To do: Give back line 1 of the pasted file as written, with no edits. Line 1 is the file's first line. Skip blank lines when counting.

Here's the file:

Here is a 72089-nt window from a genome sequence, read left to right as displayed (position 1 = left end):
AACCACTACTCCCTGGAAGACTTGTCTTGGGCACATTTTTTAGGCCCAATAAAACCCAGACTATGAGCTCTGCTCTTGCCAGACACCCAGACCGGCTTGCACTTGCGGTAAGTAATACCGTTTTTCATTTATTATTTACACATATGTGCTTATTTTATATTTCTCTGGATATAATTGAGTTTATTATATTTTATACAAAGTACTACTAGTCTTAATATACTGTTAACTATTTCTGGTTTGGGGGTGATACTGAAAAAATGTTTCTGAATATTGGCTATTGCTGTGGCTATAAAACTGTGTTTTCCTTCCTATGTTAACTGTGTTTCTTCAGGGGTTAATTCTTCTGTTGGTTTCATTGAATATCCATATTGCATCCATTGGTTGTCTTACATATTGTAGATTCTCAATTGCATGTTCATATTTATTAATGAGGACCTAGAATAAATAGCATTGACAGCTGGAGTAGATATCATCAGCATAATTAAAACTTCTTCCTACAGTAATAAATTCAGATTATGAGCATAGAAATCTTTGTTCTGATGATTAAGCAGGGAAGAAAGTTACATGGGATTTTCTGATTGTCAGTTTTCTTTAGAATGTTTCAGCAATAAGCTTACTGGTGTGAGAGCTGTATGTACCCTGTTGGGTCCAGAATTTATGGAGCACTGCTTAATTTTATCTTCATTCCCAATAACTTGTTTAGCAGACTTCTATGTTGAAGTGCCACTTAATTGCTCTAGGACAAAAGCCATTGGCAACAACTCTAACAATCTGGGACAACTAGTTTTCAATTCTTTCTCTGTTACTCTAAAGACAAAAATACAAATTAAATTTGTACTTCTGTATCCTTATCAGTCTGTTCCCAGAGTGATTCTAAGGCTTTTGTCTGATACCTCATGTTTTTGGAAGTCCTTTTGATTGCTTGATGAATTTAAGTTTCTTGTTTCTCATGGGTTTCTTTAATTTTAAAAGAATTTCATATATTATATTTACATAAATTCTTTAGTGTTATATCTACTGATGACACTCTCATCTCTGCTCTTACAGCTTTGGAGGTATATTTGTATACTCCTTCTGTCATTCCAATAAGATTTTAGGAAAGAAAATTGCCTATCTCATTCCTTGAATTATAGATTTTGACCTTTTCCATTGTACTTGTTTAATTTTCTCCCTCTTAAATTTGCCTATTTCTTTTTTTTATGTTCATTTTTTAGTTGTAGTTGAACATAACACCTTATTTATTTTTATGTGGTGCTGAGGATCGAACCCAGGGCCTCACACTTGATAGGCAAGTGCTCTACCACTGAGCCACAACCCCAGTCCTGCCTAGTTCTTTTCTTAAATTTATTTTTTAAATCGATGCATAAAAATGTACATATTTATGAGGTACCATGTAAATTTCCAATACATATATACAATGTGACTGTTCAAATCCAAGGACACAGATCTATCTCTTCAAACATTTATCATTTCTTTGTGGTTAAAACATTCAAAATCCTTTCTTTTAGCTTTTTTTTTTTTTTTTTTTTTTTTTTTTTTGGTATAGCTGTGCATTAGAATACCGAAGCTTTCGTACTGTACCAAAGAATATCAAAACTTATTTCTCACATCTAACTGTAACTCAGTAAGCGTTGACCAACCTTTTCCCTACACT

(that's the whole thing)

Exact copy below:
Here is a 72089-nt window from a genome sequence, read left to right as displayed (position 1 = left end):